of some real good works, and of some supposed ill ones; beng suspected of concealing his religion for many years, and beng privy to the untimely death of Sir Thomas Overbury. -Stephens.
Sir Thomas Bodley restored the public library at Oxford, began in the times of king Henry VI. by Humphrey, duke of
And, that which is more, you have added to your place affection towards learning; and to your affection judgment: of which the last I could be content were, for the time, less, that you might the less exquisitely censure that which I offer unto you. But sure I am, the argument is good, if it had lighted upon a good author. But I shall content myself to awake better spirits, like a bell-ringer, which is first up to call others to church. So with my humble desire of your lordship's good acceptation, I remain.
Gloucester; or was rather the founder of a new one, which now bears his name, and which hath placed him among the chief benefactors to that university, and to the commonwealth of learning. He died in the entrance of the year 1613.— Stephens.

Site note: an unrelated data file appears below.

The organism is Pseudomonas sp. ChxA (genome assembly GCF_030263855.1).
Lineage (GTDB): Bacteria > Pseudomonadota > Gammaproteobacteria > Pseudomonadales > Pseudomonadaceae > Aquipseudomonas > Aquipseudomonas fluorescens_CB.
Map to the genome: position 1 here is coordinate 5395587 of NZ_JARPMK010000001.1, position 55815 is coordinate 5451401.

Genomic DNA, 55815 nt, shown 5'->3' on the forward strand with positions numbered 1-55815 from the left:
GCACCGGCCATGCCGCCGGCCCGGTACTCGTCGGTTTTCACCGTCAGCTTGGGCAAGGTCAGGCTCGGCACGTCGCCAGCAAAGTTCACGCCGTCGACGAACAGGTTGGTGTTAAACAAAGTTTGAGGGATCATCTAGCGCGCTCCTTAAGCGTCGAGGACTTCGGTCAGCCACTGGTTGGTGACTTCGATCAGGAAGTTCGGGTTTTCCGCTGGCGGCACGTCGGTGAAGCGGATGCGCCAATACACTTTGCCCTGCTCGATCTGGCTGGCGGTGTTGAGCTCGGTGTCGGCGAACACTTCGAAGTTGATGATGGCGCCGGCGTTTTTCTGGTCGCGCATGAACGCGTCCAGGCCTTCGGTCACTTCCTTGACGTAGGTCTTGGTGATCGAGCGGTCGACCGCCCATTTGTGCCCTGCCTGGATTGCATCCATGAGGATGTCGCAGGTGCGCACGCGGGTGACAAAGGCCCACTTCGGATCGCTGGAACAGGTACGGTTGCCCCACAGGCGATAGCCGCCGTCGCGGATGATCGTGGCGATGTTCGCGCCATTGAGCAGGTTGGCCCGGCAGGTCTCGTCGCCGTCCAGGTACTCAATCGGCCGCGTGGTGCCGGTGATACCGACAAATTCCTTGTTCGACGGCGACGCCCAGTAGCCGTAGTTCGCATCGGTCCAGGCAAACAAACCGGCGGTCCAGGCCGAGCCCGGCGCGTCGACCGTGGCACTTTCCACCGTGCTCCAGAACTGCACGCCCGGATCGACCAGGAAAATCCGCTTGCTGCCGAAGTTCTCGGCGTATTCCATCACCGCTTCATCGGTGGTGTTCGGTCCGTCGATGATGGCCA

Sir Robert Cecil, created by king James lord Cecil, viscount Cranburne, and earl Salisbury, was not only son to one of the greatest statesmen of his age, the lord Burleigh, but succeeded him in his places and abilities, and was one of the great supports of the queen's declining years. Yet the ill offices he was thought to perform towards the noble and popular earl of Essex, together with his conduct in some particulars in her successor's reign, abated the lustre of his character, which otherwise from his parts and prudence would have appeared very conspicuous. After he had been long secretary of state, some years lord treasurer and chancellor of the university of Cambridge, he died in May 1612, at Marlborough, in his return from the Bath; as by a diary of his sickness and the account given by Sir Robert Naunton, one of his retinue, appears; which I should not mention, but that his enemies in their libels, which flew freely about, have sug. gested that he died on the Downs; which, if true, could be esteemed at most but his misfortune.-Stephens.